Connor Sheets of the International Business Times reports:
A group of employees at Cincinnati’s beleaguered Internal Revenue Service field office used IRS computers and email accounts to exchange dozens of emails during the months leading up to the 2008 presidential election among a group of friends and colleagues dubbed the “Neanderthals,” discussing national politics in a manner that two employment lawyers say likely violated federal law.
And certain decisions about who to promote within the office were decided in part based on considerations of employees’ political leanings, according to a longtime Cincinnati IRS field-office employee who declined to be identified but provided the internal emails to International Business Times.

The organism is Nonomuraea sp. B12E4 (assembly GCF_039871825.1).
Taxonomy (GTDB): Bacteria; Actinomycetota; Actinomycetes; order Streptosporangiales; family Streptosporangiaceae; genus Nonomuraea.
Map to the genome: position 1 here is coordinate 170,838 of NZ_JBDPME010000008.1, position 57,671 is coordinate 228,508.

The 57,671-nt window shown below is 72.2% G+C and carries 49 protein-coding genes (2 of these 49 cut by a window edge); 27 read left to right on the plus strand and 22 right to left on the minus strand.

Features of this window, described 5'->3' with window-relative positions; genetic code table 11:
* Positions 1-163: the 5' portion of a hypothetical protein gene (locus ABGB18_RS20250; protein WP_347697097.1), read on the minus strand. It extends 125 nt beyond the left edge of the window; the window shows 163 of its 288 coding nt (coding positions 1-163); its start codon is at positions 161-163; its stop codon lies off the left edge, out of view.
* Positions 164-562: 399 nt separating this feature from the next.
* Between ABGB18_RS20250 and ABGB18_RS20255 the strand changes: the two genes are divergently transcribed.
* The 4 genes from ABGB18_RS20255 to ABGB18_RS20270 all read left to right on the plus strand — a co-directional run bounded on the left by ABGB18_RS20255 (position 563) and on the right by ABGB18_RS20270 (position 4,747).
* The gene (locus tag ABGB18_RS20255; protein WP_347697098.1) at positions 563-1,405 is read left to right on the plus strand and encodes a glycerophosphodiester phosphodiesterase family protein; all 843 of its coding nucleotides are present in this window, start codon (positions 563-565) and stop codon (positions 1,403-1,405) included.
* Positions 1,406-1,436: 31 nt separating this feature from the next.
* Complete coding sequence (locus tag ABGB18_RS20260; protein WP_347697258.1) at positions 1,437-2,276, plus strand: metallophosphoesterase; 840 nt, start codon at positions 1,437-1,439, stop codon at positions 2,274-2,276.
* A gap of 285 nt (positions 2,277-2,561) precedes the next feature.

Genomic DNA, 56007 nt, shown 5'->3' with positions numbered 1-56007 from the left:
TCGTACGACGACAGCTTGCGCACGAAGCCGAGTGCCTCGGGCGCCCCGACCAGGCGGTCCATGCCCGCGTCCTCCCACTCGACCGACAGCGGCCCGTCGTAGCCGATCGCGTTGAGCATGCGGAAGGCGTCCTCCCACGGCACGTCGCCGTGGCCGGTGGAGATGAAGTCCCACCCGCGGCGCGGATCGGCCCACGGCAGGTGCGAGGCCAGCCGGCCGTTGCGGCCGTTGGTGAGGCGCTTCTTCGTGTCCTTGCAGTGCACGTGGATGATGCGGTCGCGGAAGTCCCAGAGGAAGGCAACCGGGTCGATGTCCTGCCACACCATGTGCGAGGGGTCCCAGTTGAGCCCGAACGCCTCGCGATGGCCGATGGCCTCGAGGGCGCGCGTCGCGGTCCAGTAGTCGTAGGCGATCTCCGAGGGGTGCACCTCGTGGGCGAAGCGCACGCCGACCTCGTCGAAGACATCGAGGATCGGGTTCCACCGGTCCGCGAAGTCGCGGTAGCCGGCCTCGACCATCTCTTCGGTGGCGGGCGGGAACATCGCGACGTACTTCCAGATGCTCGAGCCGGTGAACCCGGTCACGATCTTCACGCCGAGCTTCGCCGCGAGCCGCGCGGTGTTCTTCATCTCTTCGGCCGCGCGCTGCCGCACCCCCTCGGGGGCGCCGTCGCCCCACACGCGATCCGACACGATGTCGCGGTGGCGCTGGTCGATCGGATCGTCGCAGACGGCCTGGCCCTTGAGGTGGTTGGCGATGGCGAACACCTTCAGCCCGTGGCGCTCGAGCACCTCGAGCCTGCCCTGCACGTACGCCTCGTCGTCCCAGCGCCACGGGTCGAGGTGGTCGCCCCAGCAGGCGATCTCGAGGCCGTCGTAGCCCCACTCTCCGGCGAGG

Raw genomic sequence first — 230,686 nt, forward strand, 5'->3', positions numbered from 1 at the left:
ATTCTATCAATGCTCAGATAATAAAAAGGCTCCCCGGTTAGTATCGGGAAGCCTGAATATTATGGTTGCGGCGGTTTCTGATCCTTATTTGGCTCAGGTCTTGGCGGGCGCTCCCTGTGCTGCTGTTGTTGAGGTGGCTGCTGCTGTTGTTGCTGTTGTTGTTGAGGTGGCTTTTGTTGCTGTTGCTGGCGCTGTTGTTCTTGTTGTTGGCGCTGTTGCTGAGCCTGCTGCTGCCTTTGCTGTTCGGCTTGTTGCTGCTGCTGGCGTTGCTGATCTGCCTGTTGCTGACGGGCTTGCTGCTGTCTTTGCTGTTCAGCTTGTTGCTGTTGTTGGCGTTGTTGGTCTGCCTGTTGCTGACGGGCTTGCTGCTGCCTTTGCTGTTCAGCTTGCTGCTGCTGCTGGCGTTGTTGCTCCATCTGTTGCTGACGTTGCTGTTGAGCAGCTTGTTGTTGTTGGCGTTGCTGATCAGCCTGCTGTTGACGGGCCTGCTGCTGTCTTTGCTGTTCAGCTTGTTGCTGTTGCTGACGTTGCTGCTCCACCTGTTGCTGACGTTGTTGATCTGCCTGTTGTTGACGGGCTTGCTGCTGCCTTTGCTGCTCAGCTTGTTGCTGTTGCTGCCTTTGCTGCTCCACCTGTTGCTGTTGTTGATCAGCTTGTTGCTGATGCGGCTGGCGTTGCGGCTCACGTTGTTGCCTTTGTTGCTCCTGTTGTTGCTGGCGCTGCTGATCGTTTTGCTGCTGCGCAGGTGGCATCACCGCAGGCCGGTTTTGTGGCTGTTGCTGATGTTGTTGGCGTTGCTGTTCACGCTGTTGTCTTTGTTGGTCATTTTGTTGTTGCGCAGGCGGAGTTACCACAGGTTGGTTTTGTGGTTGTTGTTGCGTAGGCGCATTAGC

The revelations about the Employee Plans Office emails, the content of which was decidedly pro-conservative and anti-Democrat, add another chapter to the tale of a Cincinnati IRS operation gripped by political tension.
The longtime IRS Cincinnati office employee who provided the emails to International Business Times said that a manager there who was a member of the Neanderthals — who, as [Neaderthal member Frank] Bitzer said, share “similar views” — often promoted fellow Neanderthals over nonmembers.
It’s apples and oranges compared to the earlier news out of the Cincinnati office, certainly — which sounds like it’s a rather mundane, dysfunctional place. But the alleged practice of promoting based on political views would be inappropriate at almost every workplace. The Cincinnati office of the IRS just happens to be about the worst place for it at the moment, that we know of.